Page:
Parliamentary elections in Iraq

Shifting towards Iran?

At the forthcoming parliamentary poll in Iraq, the question is who will gain the upper hand – pro-Iranian Shias or pro-western forces? A pre-election analysis by Arnold Hottinger

The Iraqi parliament has decided that parliamentary and local authority elections will take place this year on 12 May. This despite protests from Iraqi Sunnis, who believed the poll should be postponed until the huge numbers of Sunnis currently living in camps were able to return to their home towns.

The vast majority of those displaced are Sunnis. They were forced to flee by the war against "Islamic State" (IS). The refugees include former residents of Mosul, once the second-largest city in Iraq.

A further Sunni demand was that – apart from members of the official security forces, army and police – armed individuals should not be present at polling stations. With this, Sunnis are drawing attention to the fact that especially in places recaptured from IS, armed members of the "Popular Mobilisation Forces" (PMF) are also present alongside "regular" forces.

PMF units serve to bolster official state security forces in "liberated" areas. Official forces alone would be insufficient to gain control of the persistently chaotic conditions in former conflict zones. 

Sunni fears

Members of the PMF, most of them Shia Muslims, have been "officially sanctioned" in so far as they have been integrated into the army. They are paid by the government and are officially under the command of the prime minister. But as individual entities, they have their own commander and their own structures. This means that in practice, they are able to act independently and on their own initiative.

Many Sunnis are afraid of them. During the battles against IS, the Shia PMF tortured detainees and civilians. The Shias accused many Sunnis of belonging to IS and co-operating with the movement. Torture was used to extract such confessions.

Hashed al Shaabi Shia militia units in October 2016 at a military camp south of Mosul (photo: picture-alliance/Nur Photo/S. Backhaus)
Spearheaded the fight against IS: Members of the PMF, most of them Shia Muslims, have been "officially sanctioned" in so far as they have been integrated into the army. They are paid by the government and are officially under the command of the prime minister. But as individual entities, they have their own commander and their own structures. This means that in practice, they are able to act independently and on their own initiative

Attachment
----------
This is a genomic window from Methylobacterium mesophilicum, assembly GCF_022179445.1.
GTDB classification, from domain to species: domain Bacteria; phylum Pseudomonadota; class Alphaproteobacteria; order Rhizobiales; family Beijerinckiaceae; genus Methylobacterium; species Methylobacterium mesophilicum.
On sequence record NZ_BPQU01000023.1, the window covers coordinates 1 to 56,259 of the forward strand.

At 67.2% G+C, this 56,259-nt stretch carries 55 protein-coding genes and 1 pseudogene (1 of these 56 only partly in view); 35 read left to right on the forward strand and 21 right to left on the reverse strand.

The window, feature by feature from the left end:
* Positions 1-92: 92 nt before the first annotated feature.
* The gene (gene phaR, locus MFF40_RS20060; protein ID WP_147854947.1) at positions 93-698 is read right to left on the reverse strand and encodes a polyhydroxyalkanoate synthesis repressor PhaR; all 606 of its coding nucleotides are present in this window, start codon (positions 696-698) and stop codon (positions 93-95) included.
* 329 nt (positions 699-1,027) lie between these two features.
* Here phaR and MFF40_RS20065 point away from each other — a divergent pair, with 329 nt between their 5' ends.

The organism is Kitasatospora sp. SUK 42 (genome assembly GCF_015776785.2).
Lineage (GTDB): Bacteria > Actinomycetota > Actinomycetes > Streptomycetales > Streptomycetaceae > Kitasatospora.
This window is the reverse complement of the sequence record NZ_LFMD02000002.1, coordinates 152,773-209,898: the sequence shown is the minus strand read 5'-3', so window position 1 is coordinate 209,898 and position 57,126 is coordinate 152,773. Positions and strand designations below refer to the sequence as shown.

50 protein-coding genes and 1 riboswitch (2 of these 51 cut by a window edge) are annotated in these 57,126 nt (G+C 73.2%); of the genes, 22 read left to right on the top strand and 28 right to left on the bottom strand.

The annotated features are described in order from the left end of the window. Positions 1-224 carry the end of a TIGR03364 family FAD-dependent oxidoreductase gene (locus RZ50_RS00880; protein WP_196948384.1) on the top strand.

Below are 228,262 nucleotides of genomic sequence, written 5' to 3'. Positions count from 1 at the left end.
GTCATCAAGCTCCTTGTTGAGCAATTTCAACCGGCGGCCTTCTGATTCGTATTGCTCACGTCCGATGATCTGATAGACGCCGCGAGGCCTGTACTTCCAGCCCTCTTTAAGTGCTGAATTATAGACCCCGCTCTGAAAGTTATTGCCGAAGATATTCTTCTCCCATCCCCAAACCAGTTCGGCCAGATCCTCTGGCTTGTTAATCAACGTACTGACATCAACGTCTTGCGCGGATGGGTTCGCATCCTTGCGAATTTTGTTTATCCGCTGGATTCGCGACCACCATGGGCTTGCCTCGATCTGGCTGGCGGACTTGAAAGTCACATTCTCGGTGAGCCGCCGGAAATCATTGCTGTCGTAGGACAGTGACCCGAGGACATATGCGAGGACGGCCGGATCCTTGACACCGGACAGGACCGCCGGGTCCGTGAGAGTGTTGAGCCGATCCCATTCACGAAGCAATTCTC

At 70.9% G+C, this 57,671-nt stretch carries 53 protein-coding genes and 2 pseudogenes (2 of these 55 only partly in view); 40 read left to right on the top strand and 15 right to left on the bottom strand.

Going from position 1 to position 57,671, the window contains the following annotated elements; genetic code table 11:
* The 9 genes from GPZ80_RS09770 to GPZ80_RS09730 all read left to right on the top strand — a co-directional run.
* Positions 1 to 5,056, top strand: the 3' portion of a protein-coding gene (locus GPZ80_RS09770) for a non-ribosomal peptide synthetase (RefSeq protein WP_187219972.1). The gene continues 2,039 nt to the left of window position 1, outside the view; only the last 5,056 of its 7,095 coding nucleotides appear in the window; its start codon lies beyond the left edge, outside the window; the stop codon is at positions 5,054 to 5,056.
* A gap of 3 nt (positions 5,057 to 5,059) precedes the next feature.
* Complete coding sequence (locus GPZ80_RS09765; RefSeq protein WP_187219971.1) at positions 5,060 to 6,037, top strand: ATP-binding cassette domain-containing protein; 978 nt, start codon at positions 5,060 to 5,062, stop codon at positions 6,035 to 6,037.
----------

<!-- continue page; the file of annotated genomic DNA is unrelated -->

Summary executions also took place. The government in Baghdad tried to prevent such incidents. But there were so many cases, the Sunnis' fear of the PMF grew. Some Sunni parties declared that if elections were conducted in their regions under current conditions, this would amount to a "coup". By this, they meant a coup by armed Shias against defenceless Sunnis trapped in camps.

Former heroes

It is indeed the case that PMF militias are the most significant new factor in the approaching elections. To be sure, bearers of arms in Iraq are not allowed to vote or stand for election and PMF militias fall into this category. But among their commanders, those with political ambitions are sidestepping this rule by officially resigning from the militias they lead and forming their own "parties".

These leaders enjoy huge popularity in their home regions. For many of those who live there, they are heroes who courageously rose up in the summer of 2014 and defended Baghdad as well as southern areas of the country. At the time, the Iraqi army had collapsed and IS advanced on the capital from Mosul.

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